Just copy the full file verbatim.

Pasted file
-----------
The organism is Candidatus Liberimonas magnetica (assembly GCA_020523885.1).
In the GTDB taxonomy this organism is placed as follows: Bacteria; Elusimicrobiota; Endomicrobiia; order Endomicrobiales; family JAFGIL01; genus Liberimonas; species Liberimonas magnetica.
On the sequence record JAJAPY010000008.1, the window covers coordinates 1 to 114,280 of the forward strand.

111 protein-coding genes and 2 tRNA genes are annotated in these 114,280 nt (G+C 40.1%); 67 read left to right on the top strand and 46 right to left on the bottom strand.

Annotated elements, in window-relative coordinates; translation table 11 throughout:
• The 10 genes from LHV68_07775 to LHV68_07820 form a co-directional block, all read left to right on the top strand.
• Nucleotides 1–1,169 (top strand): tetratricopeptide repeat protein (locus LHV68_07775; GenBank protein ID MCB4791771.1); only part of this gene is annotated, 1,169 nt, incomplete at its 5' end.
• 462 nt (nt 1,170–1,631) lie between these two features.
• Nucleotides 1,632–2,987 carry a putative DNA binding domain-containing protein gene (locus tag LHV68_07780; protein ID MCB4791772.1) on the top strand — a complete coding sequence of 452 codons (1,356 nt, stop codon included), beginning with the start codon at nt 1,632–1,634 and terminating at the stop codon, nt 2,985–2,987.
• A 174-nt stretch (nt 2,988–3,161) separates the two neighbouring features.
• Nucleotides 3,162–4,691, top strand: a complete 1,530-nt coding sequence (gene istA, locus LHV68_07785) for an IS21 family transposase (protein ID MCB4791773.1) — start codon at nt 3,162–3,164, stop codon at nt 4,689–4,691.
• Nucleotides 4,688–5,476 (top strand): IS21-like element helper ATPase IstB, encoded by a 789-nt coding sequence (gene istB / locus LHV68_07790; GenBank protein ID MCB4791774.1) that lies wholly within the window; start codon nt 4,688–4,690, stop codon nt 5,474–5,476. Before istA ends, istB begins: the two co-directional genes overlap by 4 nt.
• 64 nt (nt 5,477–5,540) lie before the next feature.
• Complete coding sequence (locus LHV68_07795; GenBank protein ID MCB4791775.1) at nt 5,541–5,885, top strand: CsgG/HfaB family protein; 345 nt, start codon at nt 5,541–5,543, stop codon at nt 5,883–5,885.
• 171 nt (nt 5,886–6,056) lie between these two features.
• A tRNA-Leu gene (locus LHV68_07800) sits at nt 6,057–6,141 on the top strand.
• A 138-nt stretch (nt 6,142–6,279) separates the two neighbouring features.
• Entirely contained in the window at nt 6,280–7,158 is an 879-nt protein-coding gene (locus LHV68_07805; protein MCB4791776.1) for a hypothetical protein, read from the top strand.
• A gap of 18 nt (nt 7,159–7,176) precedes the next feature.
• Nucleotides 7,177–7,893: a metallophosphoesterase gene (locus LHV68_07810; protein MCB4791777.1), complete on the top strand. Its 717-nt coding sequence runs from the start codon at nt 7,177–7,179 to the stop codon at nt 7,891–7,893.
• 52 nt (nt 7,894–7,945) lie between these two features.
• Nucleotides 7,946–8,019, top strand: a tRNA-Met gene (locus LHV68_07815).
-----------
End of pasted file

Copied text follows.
The organism is Candidatus Liberimonas magnetica (assembly GCA_020523885.1).
In the GTDB taxonomy this organism is placed as follows: Bacteria; Elusimicrobiota; Endomicrobiia; order Endomicrobiales; family JAFGIL01; genus Liberimonas; species Liberimonas magnetica.
On the sequence record JAJAPY010000008.1, the window covers coordinates 1 to 114,280 of the forward strand.

111 protein-coding genes and 2 tRNA genes are annotated in these 114,280 nt (G+C 40.1%); 67 read left to right on the top strand and 46 right to left on the bottom strand.

Annotated elements, in window-relative coordinates; translation table 11 throughout:
• The 10 genes from LHV68_07775 to LHV68_07820 form a co-directional block, all read left to right on the top strand.
• Nucleotides 1–1,169 (top strand): tetratricopeptide repeat protein (locus LHV68_07775; GenBank protein ID MCB4791771.1); only part of this gene is annotated, 1,169 nt, incomplete at its 5' end.
• 462 nt (nt 1,170–1,631) lie between these two features.
• Nucleotides 1,632–2,987 carry a putative DNA binding domain-containing protein gene (locus tag LHV68_07780; protein ID MCB4791772.1) on the top strand — a complete coding sequence of 452 codons (1,356 nt, stop codon included), beginning with the start codon at nt 1,632–1,634 and terminating at the stop codon, nt 2,985–2,987.
• A 174-nt stretch (nt 2,988–3,161) separates the two neighbouring features.
• Nucleotides 3,162–4,691, top strand: a complete 1,530-nt coding sequence (gene istA, locus LHV68_07785) for an IS21 family transposase (protein ID MCB4791773.1) — start codon at nt 3,162–3,164, stop codon at nt 4,689–4,691.
• Nucleotides 4,688–5,476 (top strand): IS21-like element helper ATPase IstB, encoded by a 789-nt coding sequence (gene istB / locus LHV68_07790; GenBank protein ID MCB4791774.1) that lies wholly within the window; start codon nt 4,688–4,690, stop codon nt 5,474–5,476. Before istA ends, istB begins: the two co-directional genes overlap by 4 nt.
• 64 nt (nt 5,477–5,540) lie before the next feature.
• Complete coding sequence (locus LHV68_07795; GenBank protein ID MCB4791775.1) at nt 5,541–5,885, top strand: CsgG/HfaB family protein; 345 nt, start codon at nt 5,541–5,543, stop codon at nt 5,883–5,885.
• 171 nt (nt 5,886–6,056) lie between these two features.
• A tRNA-Leu gene (locus LHV68_07800) sits at nt 6,057–6,141 on the top strand.
• A 138-nt stretch (nt 6,142–6,279) separates the two neighbouring features.
• Entirely contained in the window at nt 6,280–7,158 is an 879-nt protein-coding gene (locus LHV68_07805; protein MCB4791776.1) for a hypothetical protein, read from the top strand.
• A gap of 18 nt (nt 7,159–7,176) precedes the next feature.
• Nucleotides 7,177–7,893: a metallophosphoesterase gene (locus LHV68_07810; protein MCB4791777.1), complete on the top strand. Its 717-nt coding sequence runs from the start codon at nt 7,177–7,179 to the stop codon at nt 7,891–7,893.
• 52 nt (nt 7,894–7,945) lie between these two features.
• Nucleotides 7,946–8,019, top strand: a tRNA-Met gene (locus LHV68_07815).